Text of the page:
Netanyahu Rival Sa'ar's Party Aims to Encourage West Bank Settlement, Defend 'Jewish Nation-state'

Sa'ar formally registers his new party, which polls predict could become Israel's second biggest

Chaim Levinson
Chaim Levinson
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Gideon Sa'ar during a visit to Hadassah University Hospital, Ein Karem on December 16, 2020.
Gideon Sa'ar during a visit to Hadassah University Hospital, Ein Karem on December 16, 2020.Credit: Ohad Zwigenberg
Chaim Levinson
Chaim Levinson

Gideon Sa'ar, who broke away from Prime Minister Benjamin Netanyahu's Likud party last week, formally registered on Thursday his new political party, whose aims include "encouraging settlement" in the West Bank and "protecting [Israel's] values as the nation-state of the Jewish people, which maintains human rights."

Recent election polls predict the new party, registered as "New Hope – Unity for Israel," would be the Knesset's second-largest after Likud should Israel hold an election. Lawmakers are expected to miss a Tuesday deadline to pass the 2020 state budget, automatically dissolving parliament and sending Israelis to the polls for the fourth time in two years.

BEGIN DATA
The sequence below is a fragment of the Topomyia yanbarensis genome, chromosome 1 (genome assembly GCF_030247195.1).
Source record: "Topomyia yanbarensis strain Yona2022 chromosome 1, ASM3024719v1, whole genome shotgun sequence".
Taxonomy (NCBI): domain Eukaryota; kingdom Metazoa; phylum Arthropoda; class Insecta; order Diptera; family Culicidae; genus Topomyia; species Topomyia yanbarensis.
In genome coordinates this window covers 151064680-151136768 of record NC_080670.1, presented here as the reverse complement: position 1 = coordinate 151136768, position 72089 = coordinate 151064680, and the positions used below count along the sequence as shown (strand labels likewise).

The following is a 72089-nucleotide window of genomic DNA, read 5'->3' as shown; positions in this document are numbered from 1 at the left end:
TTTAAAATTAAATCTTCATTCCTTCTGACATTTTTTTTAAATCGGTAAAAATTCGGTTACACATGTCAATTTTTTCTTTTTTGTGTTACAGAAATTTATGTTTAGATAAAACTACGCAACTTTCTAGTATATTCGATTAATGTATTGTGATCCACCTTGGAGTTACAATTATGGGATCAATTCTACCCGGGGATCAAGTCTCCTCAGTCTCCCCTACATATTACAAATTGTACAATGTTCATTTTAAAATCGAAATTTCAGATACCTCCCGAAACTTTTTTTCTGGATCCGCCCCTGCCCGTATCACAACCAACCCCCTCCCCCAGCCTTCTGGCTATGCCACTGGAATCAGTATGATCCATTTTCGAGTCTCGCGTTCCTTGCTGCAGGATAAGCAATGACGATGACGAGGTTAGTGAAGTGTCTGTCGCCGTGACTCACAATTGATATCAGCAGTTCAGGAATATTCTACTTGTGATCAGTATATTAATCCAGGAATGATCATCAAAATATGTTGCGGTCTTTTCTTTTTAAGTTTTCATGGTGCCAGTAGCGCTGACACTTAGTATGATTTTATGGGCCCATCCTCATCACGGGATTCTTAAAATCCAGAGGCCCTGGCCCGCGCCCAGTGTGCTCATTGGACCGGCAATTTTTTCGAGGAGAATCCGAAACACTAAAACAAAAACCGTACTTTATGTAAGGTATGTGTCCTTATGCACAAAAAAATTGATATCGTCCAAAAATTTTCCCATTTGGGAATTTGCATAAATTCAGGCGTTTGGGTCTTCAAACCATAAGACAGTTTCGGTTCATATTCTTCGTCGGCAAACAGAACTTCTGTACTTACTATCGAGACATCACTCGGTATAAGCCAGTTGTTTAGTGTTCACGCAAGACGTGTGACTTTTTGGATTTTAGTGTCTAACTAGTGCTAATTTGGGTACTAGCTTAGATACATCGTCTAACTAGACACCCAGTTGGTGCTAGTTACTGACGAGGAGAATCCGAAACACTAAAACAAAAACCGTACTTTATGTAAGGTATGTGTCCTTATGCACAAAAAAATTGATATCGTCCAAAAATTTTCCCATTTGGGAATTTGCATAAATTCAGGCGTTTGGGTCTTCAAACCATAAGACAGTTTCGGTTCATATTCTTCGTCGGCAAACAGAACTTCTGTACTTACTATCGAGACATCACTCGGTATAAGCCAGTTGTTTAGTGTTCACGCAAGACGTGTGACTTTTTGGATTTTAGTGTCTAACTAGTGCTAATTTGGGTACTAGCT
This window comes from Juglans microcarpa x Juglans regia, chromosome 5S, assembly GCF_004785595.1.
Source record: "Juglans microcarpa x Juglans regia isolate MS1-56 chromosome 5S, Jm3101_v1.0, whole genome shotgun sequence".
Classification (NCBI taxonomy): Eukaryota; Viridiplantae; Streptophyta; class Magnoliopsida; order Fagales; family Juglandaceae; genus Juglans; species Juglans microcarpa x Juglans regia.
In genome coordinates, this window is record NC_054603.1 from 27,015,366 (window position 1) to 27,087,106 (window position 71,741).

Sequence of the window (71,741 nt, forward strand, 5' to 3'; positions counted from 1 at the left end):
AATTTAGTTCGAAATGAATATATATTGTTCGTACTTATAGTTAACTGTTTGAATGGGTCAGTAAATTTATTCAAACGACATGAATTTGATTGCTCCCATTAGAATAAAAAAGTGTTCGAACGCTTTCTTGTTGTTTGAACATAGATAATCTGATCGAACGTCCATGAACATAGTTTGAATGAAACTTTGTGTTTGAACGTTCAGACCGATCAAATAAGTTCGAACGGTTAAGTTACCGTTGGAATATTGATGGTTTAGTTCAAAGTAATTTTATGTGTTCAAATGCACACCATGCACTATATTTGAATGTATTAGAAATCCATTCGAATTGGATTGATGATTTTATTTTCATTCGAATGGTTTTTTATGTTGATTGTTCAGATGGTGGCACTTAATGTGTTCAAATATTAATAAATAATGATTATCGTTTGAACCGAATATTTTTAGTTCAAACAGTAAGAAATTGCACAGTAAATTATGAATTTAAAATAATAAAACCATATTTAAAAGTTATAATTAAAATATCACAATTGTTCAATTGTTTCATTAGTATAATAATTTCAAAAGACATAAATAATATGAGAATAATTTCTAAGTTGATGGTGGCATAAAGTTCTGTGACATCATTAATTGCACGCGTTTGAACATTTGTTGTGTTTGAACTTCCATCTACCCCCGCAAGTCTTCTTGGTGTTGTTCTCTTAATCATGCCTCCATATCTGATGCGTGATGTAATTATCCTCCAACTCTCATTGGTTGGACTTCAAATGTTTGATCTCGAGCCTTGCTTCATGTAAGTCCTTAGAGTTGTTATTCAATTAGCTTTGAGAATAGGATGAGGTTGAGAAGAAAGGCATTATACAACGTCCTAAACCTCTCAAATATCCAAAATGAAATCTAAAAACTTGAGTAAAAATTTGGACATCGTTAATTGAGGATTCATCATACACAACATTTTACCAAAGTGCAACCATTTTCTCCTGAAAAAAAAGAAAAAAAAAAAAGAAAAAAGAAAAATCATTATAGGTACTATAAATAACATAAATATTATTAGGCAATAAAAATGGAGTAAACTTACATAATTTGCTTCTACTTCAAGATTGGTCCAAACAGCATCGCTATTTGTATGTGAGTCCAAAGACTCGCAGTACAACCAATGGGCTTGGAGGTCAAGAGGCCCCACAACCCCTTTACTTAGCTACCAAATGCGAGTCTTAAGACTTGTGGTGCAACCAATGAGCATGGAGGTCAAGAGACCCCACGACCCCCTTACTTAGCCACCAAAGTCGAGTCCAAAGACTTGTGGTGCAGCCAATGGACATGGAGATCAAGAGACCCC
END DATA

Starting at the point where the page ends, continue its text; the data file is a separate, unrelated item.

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According to the formal application filed with the Israeli registrar of political parties, New Hope would "encourage settlement and agriculture in the Galilee and the Negev, in Samaria and Judea, from the Golan Heights and through the Jordan [Valley] and the Arava."

It would also work to "fulfill the Jewish people's natural and historic rights in the Land of Israel," the document states.

The party also aims to "promote reforms in all state authorities, including law enforcement, judiciary and form of government," and work for a liberal economy "while ensuring fair opportunities for all." Finally, it emphasizes the need to improve Israel's education system.

On Tuesday, Sa’ar announced that Likud lawmaker Yifat Shasha-Biton would be joining his party, and be given the second slot on its election slate, after him. Should Sa'ar become prime minister, she would serve as his deputy and head a ministerial committee on social issues.

Also joining Sa'ar's new party are Yoaz Hendel and Zvi Hauser, who ran with Benny Gantz's Kahol Lavan party in Israel's last election, but then split to form their own Derech Eretz faction. They formally endorsed Sa'ar last week, prompting Gantz to relieve Hendel of his ministerial duties.

On Saturday, Sa'ar said in an interview with Channel 13 News that he would not join a Netanyahu-led government. "Whoever wants Netanyahu to continue to be prime minister should not vote for me, because I will under no circumstances support him," he said.

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